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More MS news articles for September 2003

Astrocyte characterization in the multiple sclerosis glial scar

Neuropathol Appl Neurobiol. 2003 Oct;29(5):434-44
Holley JE, Gveric D, Newcombe J, Cuzner ML, Gutowski NJ.
Institute of Biomedical and Clinical Sciences, Peninsula Medical School (Exeter) and Department of Neurology, Royal Devon and Exeter Hospital, and Experimental Neuroinflammation Group, Institute of Neurology, UCL, London, UK.

Dense astrocytic scarring in chronic multiple sclerosis (MS) plaques produces an inhibitory environment which can impede tissue repair.

Animal studies have shown that the antigenic phenotype of the most abundant cell type in the brain, the astrocyte, varies depending on astrocyte type and location.

To identify the phenotype of scar astrocytes (SAs) in chronic lesions, markers of reactive astrocytes characterized in animal studies were investigated.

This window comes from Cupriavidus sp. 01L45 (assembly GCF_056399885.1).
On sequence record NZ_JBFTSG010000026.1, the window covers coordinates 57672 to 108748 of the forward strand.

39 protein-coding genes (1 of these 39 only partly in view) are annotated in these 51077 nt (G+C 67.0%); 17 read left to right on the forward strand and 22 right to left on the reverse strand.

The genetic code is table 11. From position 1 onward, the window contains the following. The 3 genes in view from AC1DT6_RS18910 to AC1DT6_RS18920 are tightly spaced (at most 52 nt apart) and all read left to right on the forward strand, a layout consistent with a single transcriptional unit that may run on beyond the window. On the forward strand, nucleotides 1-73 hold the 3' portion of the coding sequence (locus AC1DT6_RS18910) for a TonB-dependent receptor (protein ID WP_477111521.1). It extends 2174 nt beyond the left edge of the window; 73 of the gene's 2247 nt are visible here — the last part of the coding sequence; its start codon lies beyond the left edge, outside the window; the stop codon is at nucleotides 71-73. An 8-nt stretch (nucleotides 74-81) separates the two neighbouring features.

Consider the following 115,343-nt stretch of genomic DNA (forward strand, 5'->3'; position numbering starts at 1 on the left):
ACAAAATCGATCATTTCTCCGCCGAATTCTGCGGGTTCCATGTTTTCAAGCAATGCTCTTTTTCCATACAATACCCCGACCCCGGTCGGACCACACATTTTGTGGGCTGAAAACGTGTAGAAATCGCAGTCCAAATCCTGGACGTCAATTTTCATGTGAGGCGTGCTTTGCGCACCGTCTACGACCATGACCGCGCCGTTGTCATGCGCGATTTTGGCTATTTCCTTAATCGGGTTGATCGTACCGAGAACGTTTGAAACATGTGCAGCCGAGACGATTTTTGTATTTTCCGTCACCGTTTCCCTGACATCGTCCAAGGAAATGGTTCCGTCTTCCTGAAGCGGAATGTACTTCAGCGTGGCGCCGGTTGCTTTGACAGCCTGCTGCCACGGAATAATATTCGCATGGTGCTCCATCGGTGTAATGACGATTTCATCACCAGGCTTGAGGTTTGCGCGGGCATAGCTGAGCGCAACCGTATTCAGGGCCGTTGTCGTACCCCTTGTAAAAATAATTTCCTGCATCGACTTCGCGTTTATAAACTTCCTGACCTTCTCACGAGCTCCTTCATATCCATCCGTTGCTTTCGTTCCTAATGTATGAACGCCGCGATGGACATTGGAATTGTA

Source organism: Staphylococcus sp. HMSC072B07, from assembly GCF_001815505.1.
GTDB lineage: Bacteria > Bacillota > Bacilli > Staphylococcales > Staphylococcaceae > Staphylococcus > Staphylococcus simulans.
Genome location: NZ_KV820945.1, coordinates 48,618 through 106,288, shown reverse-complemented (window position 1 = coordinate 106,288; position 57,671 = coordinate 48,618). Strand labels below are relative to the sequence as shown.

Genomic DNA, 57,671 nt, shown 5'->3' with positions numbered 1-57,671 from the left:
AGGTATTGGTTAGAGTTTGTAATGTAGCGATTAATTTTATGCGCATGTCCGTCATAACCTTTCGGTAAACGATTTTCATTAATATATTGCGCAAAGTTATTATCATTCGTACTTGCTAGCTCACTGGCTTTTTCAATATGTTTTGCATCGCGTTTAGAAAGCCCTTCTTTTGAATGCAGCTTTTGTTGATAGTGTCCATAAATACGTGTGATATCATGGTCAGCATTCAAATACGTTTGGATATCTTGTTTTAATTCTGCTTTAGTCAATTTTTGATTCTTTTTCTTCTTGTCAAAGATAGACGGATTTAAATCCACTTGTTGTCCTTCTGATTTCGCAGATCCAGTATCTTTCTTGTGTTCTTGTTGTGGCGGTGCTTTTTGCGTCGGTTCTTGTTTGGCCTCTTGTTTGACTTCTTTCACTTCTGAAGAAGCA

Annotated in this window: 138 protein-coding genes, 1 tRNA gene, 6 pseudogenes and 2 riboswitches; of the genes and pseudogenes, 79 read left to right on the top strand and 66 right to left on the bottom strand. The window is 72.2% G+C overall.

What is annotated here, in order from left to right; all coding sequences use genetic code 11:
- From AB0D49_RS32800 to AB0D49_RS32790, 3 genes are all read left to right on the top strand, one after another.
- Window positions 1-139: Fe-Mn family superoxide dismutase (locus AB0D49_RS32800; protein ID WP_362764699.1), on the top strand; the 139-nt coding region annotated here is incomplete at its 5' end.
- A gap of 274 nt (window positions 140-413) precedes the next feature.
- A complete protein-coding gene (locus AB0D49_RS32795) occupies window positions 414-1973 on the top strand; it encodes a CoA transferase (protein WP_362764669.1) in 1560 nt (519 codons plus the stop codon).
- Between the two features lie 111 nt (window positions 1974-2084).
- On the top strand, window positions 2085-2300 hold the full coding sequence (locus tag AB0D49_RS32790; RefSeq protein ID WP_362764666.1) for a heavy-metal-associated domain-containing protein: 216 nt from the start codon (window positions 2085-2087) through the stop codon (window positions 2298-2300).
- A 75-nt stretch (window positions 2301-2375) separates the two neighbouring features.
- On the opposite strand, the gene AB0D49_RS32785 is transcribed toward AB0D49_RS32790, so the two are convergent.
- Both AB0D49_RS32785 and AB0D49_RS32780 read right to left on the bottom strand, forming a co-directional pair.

To date these are the only established markers.

Cerebral subventricular deep white matter from normal control, MS normal appearing white matter and lesions (acute, subacute and chronic) were examined by immunohistochemistry and immunoblotting.

The antigenic profile of SAs revealed significant modification of astrocyte protein expression in chronic MS lesions.

SAs express nestin, embryonic neural cell adhesion molecule, fibroblast growth factor receptor 4, epidermal growth factor receptor, nerve growth factor and a subpopulation of SAs also express basic fibroblast growth factor.

These are in addition to the expected markers glial fibrillary acidic protein, vimentin, and the tenascins C and R.

Therefore, an SA antigenic phenotype has now been defined.

This knowledge may allow the development of therapeutic strategies that prevent scar formation and promote tissue repair.